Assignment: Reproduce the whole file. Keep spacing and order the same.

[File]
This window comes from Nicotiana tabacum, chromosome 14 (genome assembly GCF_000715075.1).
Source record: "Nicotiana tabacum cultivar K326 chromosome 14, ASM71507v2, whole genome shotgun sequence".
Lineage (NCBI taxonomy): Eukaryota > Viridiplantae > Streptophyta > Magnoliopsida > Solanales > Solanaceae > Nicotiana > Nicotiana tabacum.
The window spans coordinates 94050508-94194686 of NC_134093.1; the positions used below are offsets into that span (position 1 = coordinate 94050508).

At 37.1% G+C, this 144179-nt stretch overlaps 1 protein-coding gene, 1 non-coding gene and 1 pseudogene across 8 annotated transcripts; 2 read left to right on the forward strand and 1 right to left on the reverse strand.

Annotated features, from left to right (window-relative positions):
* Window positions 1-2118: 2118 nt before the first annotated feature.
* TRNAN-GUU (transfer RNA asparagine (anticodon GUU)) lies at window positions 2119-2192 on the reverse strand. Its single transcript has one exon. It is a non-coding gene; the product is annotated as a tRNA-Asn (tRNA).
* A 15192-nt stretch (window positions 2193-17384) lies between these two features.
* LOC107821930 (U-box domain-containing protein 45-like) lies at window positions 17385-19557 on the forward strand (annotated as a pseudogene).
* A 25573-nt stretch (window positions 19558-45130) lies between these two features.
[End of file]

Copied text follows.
This window comes from Nicotiana tabacum, chromosome 14 (genome assembly GCF_000715075.1).
Source record: "Nicotiana tabacum cultivar K326 chromosome 14, ASM71507v2, whole genome shotgun sequence".
Lineage (NCBI taxonomy): Eukaryota > Viridiplantae > Streptophyta > Magnoliopsida > Solanales > Solanaceae > Nicotiana > Nicotiana tabacum.
The window spans coordinates 94050508-94194686 of NC_134093.1; the positions used below are offsets into that span (position 1 = coordinate 94050508).

At 37.1% G+C, this 144179-nt stretch overlaps 1 protein-coding gene, 1 non-coding gene and 1 pseudogene across 8 annotated transcripts; 2 read left to right on the forward strand and 1 right to left on the reverse strand.

Annotated features, from left to right (window-relative positions):
* Window positions 1-2118: 2118 nt before the first annotated feature.
* TRNAN-GUU (transfer RNA asparagine (anticodon GUU)) lies at window positions 2119-2192 on the reverse strand. Its single transcript has one exon. It is a non-coding gene; the product is annotated as a tRNA-Asn (tRNA).
* A 15192-nt stretch (window positions 2193-17384) lies between these two features.
* LOC107821930 (U-box domain-containing protein 45-like) lies at window positions 17385-19557 on the forward strand (annotated as a pseudogene).
* A 25573-nt stretch (window positions 19558-45130) lies between these two features.